By Ashis Biswas
Nepal and Bangladesh are feeling the negative impact of the uncertainties plaguing power generation and related operations in India, in the wake of the Ukraine war. Neither Nepal, nor Bangladesh can expect much relief from long power cuts until more supplies can be sourced from India later this year. For the present, officials in Dhaka and Kathmandu are agreed on ensuring the immediate implementation of proposed 700 megawatt Hydropower project in Nepal, to be jointly financed with India.
The fledgling industrial sector has been hit hard in Bangladesh, a country that relies heavily on its exports especially in the garments sector. Prolonged power cuts all over the country have rendered sustained production as well as timely deliveries of items very difficult. As the beleaguered industry desperately seeks relief, there is little possibility of matters improving soon.
In both countries, the importance of setting up a strong domestic power generating system/distribution has been felt acutely. Critics allege that the official realisation comes too late. For the record, Bangladesh has the potential of producing around 22000 megawatts (MWs) daily at present — undoubtedly a big leap forward from 15/20 years ago.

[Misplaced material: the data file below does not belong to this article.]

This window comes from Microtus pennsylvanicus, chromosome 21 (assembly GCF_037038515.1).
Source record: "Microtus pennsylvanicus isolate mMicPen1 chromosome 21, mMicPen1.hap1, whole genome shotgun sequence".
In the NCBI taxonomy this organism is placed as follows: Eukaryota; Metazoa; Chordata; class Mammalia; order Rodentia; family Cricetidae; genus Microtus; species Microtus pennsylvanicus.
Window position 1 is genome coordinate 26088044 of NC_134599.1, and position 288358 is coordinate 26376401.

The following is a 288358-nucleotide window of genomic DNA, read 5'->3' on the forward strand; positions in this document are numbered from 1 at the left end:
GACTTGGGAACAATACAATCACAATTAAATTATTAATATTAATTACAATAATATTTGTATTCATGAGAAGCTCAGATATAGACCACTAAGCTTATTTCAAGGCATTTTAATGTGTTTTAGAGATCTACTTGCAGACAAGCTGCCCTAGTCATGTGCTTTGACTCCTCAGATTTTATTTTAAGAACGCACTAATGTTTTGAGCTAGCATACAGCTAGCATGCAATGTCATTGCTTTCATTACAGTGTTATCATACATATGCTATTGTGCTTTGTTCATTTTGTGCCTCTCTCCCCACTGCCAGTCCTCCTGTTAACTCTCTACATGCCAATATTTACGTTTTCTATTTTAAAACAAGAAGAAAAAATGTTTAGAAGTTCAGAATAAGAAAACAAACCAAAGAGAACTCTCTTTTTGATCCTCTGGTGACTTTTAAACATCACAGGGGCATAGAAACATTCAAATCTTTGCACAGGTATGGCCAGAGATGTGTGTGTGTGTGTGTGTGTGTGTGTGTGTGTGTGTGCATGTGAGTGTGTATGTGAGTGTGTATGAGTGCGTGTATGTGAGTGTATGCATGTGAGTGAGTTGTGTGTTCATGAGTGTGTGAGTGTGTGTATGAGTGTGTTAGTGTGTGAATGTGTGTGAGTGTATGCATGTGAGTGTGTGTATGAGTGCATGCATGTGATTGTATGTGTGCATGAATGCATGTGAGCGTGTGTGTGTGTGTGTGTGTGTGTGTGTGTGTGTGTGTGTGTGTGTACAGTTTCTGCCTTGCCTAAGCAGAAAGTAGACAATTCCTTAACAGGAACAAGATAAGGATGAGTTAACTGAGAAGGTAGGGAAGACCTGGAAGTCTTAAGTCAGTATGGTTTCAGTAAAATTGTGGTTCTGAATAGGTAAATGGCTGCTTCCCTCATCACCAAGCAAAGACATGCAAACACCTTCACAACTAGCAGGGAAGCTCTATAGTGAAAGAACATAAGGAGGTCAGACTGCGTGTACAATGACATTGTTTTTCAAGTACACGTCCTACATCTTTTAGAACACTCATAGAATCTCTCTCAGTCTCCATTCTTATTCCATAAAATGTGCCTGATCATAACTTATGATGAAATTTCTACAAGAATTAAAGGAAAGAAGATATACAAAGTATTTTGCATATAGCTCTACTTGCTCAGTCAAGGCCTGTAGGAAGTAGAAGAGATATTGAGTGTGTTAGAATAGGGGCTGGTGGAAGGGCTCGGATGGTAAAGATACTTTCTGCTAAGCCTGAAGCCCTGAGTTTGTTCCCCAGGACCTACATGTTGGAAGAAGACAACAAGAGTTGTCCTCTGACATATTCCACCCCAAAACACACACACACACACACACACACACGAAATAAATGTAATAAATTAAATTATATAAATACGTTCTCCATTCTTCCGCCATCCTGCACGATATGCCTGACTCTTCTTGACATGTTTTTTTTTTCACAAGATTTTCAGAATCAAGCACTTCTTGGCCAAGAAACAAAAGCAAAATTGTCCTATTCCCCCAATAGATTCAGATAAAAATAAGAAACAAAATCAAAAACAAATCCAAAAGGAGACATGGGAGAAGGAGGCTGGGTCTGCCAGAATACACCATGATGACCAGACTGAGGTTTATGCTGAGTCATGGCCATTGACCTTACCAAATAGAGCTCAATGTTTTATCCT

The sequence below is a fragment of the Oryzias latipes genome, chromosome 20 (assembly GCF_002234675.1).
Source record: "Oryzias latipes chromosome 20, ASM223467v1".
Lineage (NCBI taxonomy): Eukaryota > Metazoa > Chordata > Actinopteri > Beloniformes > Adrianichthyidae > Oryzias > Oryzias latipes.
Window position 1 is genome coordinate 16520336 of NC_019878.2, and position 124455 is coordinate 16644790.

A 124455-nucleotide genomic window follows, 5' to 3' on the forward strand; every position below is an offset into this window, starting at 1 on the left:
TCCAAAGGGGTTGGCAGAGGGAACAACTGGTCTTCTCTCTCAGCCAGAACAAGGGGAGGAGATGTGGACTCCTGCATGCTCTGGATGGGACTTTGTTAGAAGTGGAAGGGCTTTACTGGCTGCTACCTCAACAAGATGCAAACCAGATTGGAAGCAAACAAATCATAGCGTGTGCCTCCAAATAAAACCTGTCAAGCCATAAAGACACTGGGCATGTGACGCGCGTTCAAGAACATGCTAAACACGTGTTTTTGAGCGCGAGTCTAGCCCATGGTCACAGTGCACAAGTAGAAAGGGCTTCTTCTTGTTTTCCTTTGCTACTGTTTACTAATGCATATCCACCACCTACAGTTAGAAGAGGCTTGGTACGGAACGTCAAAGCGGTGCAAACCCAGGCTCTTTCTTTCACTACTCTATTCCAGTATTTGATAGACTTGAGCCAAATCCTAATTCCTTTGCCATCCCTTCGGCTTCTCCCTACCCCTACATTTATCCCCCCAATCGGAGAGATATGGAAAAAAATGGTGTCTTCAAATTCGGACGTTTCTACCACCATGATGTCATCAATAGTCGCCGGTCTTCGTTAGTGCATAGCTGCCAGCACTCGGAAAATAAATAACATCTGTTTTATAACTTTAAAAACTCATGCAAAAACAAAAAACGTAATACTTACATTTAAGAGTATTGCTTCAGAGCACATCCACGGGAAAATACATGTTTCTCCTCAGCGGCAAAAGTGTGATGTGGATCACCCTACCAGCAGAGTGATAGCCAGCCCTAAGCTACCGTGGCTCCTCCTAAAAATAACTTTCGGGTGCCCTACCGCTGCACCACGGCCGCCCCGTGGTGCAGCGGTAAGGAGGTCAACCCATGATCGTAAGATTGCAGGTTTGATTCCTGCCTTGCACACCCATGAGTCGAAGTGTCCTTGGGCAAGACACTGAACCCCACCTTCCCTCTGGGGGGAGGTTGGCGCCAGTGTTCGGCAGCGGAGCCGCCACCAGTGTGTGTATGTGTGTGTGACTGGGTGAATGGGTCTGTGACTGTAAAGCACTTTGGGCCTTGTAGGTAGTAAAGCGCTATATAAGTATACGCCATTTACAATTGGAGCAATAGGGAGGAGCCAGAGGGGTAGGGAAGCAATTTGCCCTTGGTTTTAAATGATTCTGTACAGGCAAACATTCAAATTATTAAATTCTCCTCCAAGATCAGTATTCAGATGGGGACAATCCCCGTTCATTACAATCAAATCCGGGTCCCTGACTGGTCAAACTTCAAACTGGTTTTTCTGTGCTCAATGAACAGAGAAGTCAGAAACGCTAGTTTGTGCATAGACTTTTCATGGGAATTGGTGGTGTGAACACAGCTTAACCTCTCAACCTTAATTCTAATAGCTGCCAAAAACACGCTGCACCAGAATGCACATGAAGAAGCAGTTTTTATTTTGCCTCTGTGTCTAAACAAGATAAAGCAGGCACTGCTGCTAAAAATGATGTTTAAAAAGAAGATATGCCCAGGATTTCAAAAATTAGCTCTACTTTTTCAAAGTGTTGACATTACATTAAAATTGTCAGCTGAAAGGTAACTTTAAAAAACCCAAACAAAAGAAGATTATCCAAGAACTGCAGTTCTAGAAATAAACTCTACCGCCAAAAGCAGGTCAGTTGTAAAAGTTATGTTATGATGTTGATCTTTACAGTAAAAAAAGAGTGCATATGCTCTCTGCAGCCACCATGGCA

Earlier this year, the Government celebrated with much fanfare a big achievement of the Energy Ministry: it succeeded in ensuring power supply to the last few unconnected villages in the remotest backwaters. But development of the transmission/distribution network had not kept pace with generation facilities. Only around 60% of the production could be effectively delivered, as pointed out by concerned experts.
Outcome: Continuing power cuts in many areas. The country imports over 1200 MWs of power daily from India and is pressing for more. But India, itself struggling with rising power demands and fighting off an exceptionally hot summer, is having trouble maintaining its own power generation from the running thermal units. Meetings even urgent demands from neighbours may not be easy for some time.
As for Nepal, given its naturally difficult terrain, generating enough power was always going to be problematic. As against a present peak demand of around 1700 megawatts, the country produces around 840 MWs maximum. Naturally Nepal has arranged for supplies from existing Indian powergrid operating within neighbouring Northern districts in Bihar and Uttar Pradesh, but it has not been possible to ensure a uniformly reliable supply all over the country as a whole.
Of late authorities in Nepal have given priority to hydropower generation, given the abundance of major rivers and springs in the Himalayan region. Major plans and programmes for generating hydropower have been worked out with India. A few small projects have already been implemented generating around 30/35 MWs.
Both countries also tried to ensure that the proposed expansion of the power sector did not contribute to increasing global warming or environmental pollution. Bangladesh has been at the forefront of countries spearheading the battle against global warming, being itself extremely vulnerable to rising of sea levels and problems of coastal/soil erosion and floods.